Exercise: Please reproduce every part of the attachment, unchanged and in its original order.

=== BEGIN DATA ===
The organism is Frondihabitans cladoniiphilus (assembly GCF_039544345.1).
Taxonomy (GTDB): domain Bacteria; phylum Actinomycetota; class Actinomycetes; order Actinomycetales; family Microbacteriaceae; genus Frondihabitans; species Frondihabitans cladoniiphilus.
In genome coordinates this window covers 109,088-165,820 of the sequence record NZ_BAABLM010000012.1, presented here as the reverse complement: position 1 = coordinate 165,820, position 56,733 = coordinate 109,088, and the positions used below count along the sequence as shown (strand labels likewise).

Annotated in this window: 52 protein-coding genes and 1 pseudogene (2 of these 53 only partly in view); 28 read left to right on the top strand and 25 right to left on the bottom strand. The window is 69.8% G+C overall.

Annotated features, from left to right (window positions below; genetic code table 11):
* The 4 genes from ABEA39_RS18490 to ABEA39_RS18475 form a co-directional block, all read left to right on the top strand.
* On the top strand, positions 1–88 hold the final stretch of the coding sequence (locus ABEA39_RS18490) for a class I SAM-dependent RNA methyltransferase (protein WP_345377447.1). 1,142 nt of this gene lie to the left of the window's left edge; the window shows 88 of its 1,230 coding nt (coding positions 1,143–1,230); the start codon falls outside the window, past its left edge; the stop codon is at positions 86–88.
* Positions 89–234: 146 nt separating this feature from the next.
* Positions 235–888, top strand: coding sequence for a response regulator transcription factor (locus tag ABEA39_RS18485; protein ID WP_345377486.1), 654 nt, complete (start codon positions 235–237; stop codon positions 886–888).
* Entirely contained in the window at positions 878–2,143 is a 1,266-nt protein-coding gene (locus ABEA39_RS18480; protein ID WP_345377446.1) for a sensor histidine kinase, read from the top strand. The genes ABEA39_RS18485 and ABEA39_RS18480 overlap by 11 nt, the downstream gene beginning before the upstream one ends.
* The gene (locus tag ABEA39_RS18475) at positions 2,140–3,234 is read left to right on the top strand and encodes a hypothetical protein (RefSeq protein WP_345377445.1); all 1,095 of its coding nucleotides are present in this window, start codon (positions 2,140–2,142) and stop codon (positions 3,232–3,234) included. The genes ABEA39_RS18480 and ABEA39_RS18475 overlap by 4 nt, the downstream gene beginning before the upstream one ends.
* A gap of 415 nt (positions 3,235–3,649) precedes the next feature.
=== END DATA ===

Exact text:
The organism is Frondihabitans cladoniiphilus (assembly GCF_039544345.1).
Taxonomy (GTDB): domain Bacteria; phylum Actinomycetota; class Actinomycetes; order Actinomycetales; family Microbacteriaceae; genus Frondihabitans; species Frondihabitans cladoniiphilus.
In genome coordinates this window covers 109,088-165,820 of the sequence record NZ_BAABLM010000012.1, presented here as the reverse complement: position 1 = coordinate 165,820, position 56,733 = coordinate 109,088, and the positions used below count along the sequence as shown (strand labels likewise).

Annotated in this window: 52 protein-coding genes and 1 pseudogene (2 of these 53 only partly in view); 28 read left to right on the top strand and 25 right to left on the bottom strand. The window is 69.8% G+C overall.

Annotated features, from left to right (window positions below; genetic code table 11):
* The 4 genes from ABEA39_RS18490 to ABEA39_RS18475 form a co-directional block, all read left to right on the top strand.
* On the top strand, positions 1–88 hold the final stretch of the coding sequence (locus ABEA39_RS18490) for a class I SAM-dependent RNA methyltransferase (protein WP_345377447.1). 1,142 nt of this gene lie to the left of the window's left edge; the window shows 88 of its 1,230 coding nt (coding positions 1,143–1,230); the start codon falls outside the window, past its left edge; the stop codon is at positions 86–88.
* Positions 89–234: 146 nt separating this feature from the next.
* Positions 235–888, top strand: coding sequence for a response regulator transcription factor (locus tag ABEA39_RS18485; protein ID WP_345377486.1), 654 nt, complete (start codon positions 235–237; stop codon positions 886–888).
* Entirely contained in the window at positions 878–2,143 is a 1,266-nt protein-coding gene (locus ABEA39_RS18480; protein ID WP_345377446.1) for a sensor histidine kinase, read from the top strand. The genes ABEA39_RS18485 and ABEA39_RS18480 overlap by 11 nt, the downstream gene beginning before the upstream one ends.
* The gene (locus tag ABEA39_RS18475) at positions 2,140–3,234 is read left to right on the top strand and encodes a hypothetical protein (RefSeq protein WP_345377445.1); all 1,095 of its coding nucleotides are present in this window, start codon (positions 2,140–2,142) and stop codon (positions 3,232–3,234) included. The genes ABEA39_RS18480 and ABEA39_RS18475 overlap by 4 nt, the downstream gene beginning before the upstream one ends.
* A gap of 415 nt (positions 3,235–3,649) precedes the next feature.